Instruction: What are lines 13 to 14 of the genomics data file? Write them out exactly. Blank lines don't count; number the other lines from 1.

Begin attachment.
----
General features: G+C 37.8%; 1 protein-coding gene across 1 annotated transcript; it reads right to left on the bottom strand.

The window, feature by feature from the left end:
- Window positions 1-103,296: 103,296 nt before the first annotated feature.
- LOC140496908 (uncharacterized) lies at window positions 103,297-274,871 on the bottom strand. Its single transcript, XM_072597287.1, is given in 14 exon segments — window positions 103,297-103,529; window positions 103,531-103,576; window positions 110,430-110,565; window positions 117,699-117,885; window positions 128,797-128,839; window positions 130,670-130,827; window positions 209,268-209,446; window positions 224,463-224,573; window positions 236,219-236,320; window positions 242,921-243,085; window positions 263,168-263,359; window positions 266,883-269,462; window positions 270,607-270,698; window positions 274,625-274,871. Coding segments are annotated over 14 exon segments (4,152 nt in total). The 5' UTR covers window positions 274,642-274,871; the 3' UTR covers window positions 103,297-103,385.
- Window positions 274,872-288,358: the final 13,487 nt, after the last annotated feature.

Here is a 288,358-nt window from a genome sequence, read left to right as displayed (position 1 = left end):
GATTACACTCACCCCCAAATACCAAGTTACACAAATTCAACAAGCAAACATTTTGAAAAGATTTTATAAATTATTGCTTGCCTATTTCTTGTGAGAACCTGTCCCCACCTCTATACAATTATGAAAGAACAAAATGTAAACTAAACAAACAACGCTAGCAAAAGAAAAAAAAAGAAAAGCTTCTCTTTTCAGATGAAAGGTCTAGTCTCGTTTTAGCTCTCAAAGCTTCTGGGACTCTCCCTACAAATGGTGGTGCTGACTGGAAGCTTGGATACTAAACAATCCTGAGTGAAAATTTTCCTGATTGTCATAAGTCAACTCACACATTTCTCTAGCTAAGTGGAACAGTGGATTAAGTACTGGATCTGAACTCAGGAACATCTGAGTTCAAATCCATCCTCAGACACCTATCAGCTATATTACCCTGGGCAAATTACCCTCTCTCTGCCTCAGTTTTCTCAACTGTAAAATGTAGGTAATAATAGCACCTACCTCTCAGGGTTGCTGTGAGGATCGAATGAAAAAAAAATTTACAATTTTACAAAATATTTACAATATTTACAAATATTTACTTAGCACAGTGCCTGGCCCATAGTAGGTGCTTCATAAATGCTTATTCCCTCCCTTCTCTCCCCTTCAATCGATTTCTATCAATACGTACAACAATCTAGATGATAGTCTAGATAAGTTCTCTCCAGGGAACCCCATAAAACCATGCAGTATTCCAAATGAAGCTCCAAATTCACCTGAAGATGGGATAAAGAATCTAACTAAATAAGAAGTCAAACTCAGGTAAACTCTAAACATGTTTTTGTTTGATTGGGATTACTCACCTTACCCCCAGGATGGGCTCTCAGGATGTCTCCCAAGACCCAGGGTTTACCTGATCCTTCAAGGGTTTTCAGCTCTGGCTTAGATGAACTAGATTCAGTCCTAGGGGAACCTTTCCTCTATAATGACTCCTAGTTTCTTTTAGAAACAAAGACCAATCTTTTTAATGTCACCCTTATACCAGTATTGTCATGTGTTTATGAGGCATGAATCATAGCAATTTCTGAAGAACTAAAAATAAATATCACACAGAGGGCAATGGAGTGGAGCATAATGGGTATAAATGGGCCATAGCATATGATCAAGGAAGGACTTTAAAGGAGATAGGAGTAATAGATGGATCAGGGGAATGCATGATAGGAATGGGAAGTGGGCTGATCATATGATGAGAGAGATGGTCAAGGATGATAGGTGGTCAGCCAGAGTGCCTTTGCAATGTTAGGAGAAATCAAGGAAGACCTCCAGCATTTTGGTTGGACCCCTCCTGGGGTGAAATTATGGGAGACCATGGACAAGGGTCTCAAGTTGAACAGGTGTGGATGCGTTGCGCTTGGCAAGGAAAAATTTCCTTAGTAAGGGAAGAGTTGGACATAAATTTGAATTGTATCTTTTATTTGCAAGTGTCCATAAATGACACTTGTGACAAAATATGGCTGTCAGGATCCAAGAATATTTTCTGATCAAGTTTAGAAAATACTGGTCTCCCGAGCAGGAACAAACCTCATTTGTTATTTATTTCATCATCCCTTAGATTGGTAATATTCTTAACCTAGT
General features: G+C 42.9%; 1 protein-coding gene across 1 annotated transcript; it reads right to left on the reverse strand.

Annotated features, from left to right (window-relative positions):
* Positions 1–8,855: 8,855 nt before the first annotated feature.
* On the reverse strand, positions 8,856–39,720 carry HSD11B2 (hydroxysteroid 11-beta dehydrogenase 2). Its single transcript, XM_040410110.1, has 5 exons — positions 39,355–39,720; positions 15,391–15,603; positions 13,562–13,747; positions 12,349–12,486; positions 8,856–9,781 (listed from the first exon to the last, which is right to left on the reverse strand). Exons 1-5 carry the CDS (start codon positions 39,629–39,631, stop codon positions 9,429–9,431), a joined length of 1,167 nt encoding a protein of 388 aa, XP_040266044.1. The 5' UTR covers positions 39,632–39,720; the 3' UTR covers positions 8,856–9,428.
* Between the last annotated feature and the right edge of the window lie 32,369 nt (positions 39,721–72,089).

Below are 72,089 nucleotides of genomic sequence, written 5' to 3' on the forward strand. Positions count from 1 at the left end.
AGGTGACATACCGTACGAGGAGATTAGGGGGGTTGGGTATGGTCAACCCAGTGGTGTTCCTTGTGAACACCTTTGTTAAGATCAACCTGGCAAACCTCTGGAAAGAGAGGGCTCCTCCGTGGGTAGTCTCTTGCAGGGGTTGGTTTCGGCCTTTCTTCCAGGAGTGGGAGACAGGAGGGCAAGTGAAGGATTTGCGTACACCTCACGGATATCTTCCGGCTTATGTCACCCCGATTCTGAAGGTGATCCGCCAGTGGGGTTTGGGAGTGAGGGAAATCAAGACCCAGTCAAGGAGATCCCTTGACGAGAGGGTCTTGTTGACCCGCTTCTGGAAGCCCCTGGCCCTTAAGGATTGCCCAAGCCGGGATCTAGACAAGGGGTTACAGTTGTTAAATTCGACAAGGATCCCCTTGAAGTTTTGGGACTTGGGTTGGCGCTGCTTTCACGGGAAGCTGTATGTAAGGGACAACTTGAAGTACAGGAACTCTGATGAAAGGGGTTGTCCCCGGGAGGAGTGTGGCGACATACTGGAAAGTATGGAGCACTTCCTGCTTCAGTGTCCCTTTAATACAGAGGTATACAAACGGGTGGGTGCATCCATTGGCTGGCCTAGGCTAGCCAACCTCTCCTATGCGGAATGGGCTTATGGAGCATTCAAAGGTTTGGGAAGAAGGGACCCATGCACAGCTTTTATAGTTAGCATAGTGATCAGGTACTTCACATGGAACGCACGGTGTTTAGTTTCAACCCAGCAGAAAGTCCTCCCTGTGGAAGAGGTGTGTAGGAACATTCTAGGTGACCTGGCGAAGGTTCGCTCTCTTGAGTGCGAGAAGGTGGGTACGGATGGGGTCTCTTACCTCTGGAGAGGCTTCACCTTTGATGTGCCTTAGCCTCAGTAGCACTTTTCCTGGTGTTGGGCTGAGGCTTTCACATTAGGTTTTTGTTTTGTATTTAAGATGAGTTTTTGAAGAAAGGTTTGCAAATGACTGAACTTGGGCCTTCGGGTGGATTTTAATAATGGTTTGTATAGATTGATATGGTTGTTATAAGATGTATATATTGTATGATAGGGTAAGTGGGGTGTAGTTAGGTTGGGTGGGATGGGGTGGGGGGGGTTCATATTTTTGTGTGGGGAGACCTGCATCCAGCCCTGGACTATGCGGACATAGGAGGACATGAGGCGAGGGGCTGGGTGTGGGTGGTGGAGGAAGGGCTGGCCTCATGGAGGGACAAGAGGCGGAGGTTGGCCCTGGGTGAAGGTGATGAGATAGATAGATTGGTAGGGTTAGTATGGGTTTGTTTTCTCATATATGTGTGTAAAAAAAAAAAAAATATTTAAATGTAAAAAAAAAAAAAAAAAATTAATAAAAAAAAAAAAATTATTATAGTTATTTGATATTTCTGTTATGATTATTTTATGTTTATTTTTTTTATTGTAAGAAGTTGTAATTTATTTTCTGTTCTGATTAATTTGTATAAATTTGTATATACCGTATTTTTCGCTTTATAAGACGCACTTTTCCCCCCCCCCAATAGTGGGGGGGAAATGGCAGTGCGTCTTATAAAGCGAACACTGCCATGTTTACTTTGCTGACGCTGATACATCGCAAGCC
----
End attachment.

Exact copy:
Below are 72,089 nucleotides of genomic sequence, written 5' to 3' on the forward strand. Positions count from 1 at the left end.
AGGTGACATACCGTACGAGGAGATTAGGGGGGTTGGGTATGGTCAACCCAGTGGTGTTCCTTGTGAACACCTTTGTTAAGATCAACCTGGCAAACCTCTGGAAAGAGAGGGCTCCTCCGTGGGTAGTCTCTTGCAGGGGTTGGTTTCGGCCTTTCTTCCAGGAGTGGGAGACAGGAGGGCAAGTGAAGGATTTGCGTACACCTCACGGATATCTTCCGGCTTATGTCACCCCGATTCTGAAGGTGATCCGCCAGTGGGGTTTGGGAGTGAGGGAAATCAAGACCCAGTCAAGGAGATCCCTTGACGAGAGGGTCTTGTTGACCCGCTTCTGGAAGCCCCTGGCCCTTAAGGATTGCCCAAGCCGGGATCTAGACAAGGGGTTACAGTTGTTAAATTCGACAAGGATCCCCTTGAAGTTTTGGGACTTGGGTTGGCGCTGCTTTCACGGGAAGCTGTATGTAAGGGACAACTTGAAGTACAGGAACTCTGATGAAAGGGGTTGTCCCCGGGAGGAGTGTGGCGACATACTGGAAAGTATGGAGCACTTCCTGCTTCAGTGTCCCTTTAATACAGAGGTATACAAACGGGTGGGTGCATCCATTGGCTGGCCTAGGCTAGCCAACCTCTCCTATGCGGAATGGGCTTATGGAGCATTCAAAGGTTTGGGAAGAAGGGACCCATGCACAGCTTTTATAGTTAGCATAGTGATCAGGTACTTCACATGGAACGCACGGTGTTTAGTTTCAACCCAGCAGAAAGTCCTCCCTGTGGAAGAGGTGTGTAGGAACATTCTAGGTGACCTGGCGAAGGTTCGCTCTCTTGAGTGCGAGAAGGTGGGTACGGATGGGGTCTCTTACCTCTGGAGAGGCTTCACCTTTGATGTGCCTTAGCCTCAGTAGCACTTTTCCTGGTGTTGGGCTGAGGCTTTCACATTAGGTTTTTGTTTTGTATTTAAGATGAGTTTTTGAAGAAAGGTTTGCAAATGACTGAACTTGGGCCTTCGGGTGGATTTTAATAATGGTTTGTATAGATTGATATGGTTGTTATAAGATGTATATATTGTATGATAGGGTAAGTGGGGTGTAGTTAGGTTGGGTGGGATGGGGTGGGGGGGGTTCATATTTTTGTGTGGGGAGACCTGCATCCAGCCCTGGACTATGCGGACATAGGAGGACATGAGGCGAGGGGCTGGGTGTGGGTGGTGGAGGAAGGGCTGGCCTCATGGAGGGACAAGAGGCGGAGGTTGGCCCTGGGTGAAGGTGATGAGATAGATAGATTGGTAGGGTTAGTATGGGTTTGTTTTCTCATATATGTGTGTAAAAAAAAAAAAAATATTTAAATGTAAAAAAAAAAAAAAAAAATTAATAAAAAAAAAAAAATTATTATAGTTATTTGATATTTCTGTTATGATTATTTTATGTTTATTTTTTTTATTGTAAGAAGTTGTAATTTATTTTCTGTTCTGATTAATTTGTATAAATTTGTATATACCGTATTTTTCGCTTTATAAGACGCACTTTTCCCCCCCCCCAATAGTGGGGGGGAAATGGCAGTGCGTCTTATAAAGCGAACACTGCCATGTTTACTTTGCTGACGCTGATACATCGCAAGCC